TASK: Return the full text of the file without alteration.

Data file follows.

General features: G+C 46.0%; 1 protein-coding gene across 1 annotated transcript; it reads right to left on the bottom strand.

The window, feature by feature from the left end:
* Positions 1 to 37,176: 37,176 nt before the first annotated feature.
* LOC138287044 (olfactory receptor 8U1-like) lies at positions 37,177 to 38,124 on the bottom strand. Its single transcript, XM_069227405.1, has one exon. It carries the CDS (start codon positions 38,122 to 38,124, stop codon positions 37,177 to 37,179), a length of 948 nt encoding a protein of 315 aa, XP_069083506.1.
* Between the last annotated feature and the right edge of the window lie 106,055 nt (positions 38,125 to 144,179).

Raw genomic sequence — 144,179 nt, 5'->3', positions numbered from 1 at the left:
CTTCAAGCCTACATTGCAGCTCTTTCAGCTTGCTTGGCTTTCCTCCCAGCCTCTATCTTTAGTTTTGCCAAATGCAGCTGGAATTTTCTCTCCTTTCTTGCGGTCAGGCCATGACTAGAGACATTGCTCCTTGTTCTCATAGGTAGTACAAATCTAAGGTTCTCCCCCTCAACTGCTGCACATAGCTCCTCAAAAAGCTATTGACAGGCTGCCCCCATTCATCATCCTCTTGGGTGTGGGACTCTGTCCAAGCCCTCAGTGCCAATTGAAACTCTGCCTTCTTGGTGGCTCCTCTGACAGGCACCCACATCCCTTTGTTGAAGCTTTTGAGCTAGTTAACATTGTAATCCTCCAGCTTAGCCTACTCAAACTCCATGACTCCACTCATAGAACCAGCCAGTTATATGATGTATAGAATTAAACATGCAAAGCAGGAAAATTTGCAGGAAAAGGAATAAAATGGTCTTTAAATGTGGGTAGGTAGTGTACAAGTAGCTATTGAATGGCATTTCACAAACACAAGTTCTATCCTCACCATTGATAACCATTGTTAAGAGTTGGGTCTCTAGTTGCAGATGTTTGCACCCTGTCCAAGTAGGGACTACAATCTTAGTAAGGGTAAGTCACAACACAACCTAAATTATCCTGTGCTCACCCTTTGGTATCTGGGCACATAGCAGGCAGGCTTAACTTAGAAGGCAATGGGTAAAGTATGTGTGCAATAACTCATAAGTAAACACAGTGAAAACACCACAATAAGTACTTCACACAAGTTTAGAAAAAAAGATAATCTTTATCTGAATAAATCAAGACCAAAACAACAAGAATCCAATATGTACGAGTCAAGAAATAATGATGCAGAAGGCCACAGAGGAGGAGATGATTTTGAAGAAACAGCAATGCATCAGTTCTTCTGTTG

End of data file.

General features: G+C 46.0%; 1 protein-coding gene across 1 annotated transcript; it reads right to left on the bottom strand.

The window, feature by feature from the left end:
* Positions 1 to 37,176: 37,176 nt before the first annotated feature.
* LOC138287044 (olfactory receptor 8U1-like) lies at positions 37,177 to 38,124 on the bottom strand. Its single transcript, XM_069227405.1, has one exon. It carries the CDS (start codon positions 38,122 to 38,124, stop codon positions 37,177 to 37,179), a length of 948 nt encoding a protein of 315 aa, XP_069083506.1.
* Between the last annotated feature and the right edge of the window lie 106,055 nt (positions 38,125 to 144,179).

Raw genomic sequence — 144,179 nt, 5'->3', positions numbered from 1 at the left:
CTTCAAGCCTACATTGCAGCTCTTTCAGCTTGCTTGGCTTTCCTCCCAGCCTCTATCTTTAGTTTTGCCAAATGCAGCTGGAATTTTCTCTCCTTTCTTGCGGTCAGGCCATGACTAGAGACATTGCTCCTTGTTCTCATAGGTAGTACAAATCTAAGGTTCTCCCCCTCAACTGCTGCACATAGCTCCTCAAAAAGCTATTGACAGGCTGCCCCCATTCATCATCCTCTTGGGTGTGGGACTCTGTCCAAGCCCTCAGTGCCAATTGAAACTCTGCCTTCTTGGTGGCTCCTCTGACAGGCACCCACATCCCTTTGTTGAAGCTTTTGAGCTAGTTAACATTGTAATCCTCCAGCTTAGCCTACTCAAACTCCATGACTCCACTCATAGAACCAGCCAGTTATATGATGTATAGAATTAAACATGCAAAGCAGGAAAATTTGCAGGAAAAGGAATAAAATGGTCTTTAAATGTGGGTAGGTAGTGTACAAGTAGCTATTGAATGGCATTTCACAAACACAAGTTCTATCCTCACCATTGATAACCATTGTTAAGAGTTGGGTCTCTAGTTGCAGATGTTTGCACCCTGTCCAAGTAGGGACTACAATCTTAGTAAGGGTAAGTCACAACACAACCTAAATTATCCTGTGCTCACCCTTTGGTATCTGGGCACATAGCAGGCAGGCTTAACTTAGAAGGCAATGGGTAAAGTATGTGTGCAATAACTCATAAGTAAACACAGTGAAAACACCACAATAAGTACTTCACACAAGTTTAGAAAAAAAGATAATCTTTATCTGAATAAATCAAGACCAAAACAACAAGAATCCAATATGTACGAGTCAAGAAATAATGATGCAGAAGGCCACAGAGGAGGAGATGATTTTGAAGAAACAGCAATGCATCAGTTCTTCTGTTG